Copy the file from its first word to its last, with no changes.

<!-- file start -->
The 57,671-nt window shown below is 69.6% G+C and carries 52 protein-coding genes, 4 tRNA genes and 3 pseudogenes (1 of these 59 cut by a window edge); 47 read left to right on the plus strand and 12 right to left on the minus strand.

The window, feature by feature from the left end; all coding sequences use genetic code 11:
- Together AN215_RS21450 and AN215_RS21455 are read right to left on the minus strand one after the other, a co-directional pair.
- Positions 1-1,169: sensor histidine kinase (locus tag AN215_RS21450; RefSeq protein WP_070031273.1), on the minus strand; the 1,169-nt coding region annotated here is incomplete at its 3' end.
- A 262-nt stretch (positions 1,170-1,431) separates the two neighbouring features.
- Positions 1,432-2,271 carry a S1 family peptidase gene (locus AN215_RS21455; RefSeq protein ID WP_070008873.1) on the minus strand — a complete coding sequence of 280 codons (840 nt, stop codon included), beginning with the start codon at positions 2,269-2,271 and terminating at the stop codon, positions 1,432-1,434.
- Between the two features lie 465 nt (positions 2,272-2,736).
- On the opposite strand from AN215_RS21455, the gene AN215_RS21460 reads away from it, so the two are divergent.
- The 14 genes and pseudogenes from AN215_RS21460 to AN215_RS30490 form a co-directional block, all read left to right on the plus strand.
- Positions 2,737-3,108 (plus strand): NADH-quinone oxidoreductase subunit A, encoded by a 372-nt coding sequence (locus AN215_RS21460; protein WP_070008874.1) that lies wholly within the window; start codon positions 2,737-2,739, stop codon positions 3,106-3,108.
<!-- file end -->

The 57,671-nt window shown below is 69.6% G+C and carries 52 protein-coding genes, 4 tRNA genes and 3 pseudogenes (1 of these 59 cut by a window edge); 47 read left to right on the plus strand and 12 right to left on the minus strand.

The window, feature by feature from the left end; all coding sequences use genetic code 11:
- Together AN215_RS21450 and AN215_RS21455 are read right to left on the minus strand one after the other, a co-directional pair.
- Positions 1-1,169: sensor histidine kinase (locus tag AN215_RS21450; RefSeq protein WP_070031273.1), on the minus strand; the 1,169-nt coding region annotated here is incomplete at its 3' end.
- A 262-nt stretch (positions 1,170-1,431) separates the two neighbouring features.
- Positions 1,432-2,271 carry a S1 family peptidase gene (locus AN215_RS21455; RefSeq protein ID WP_070008873.1) on the minus strand — a complete coding sequence of 280 codons (840 nt, stop codon included), beginning with the start codon at positions 2,269-2,271 and terminating at the stop codon, positions 1,432-1,434.
- Between the two features lie 465 nt (positions 2,272-2,736).
- On the opposite strand from AN215_RS21455, the gene AN215_RS21460 reads away from it, so the two are divergent.
- The 14 genes and pseudogenes from AN215_RS21460 to AN215_RS30490 form a co-directional block, all read left to right on the plus strand.
- Positions 2,737-3,108 (plus strand): NADH-quinone oxidoreductase subunit A, encoded by a 372-nt coding sequence (locus AN215_RS21460; protein WP_070008874.1) that lies wholly within the window; start codon positions 2,737-2,739, stop codon positions 3,106-3,108.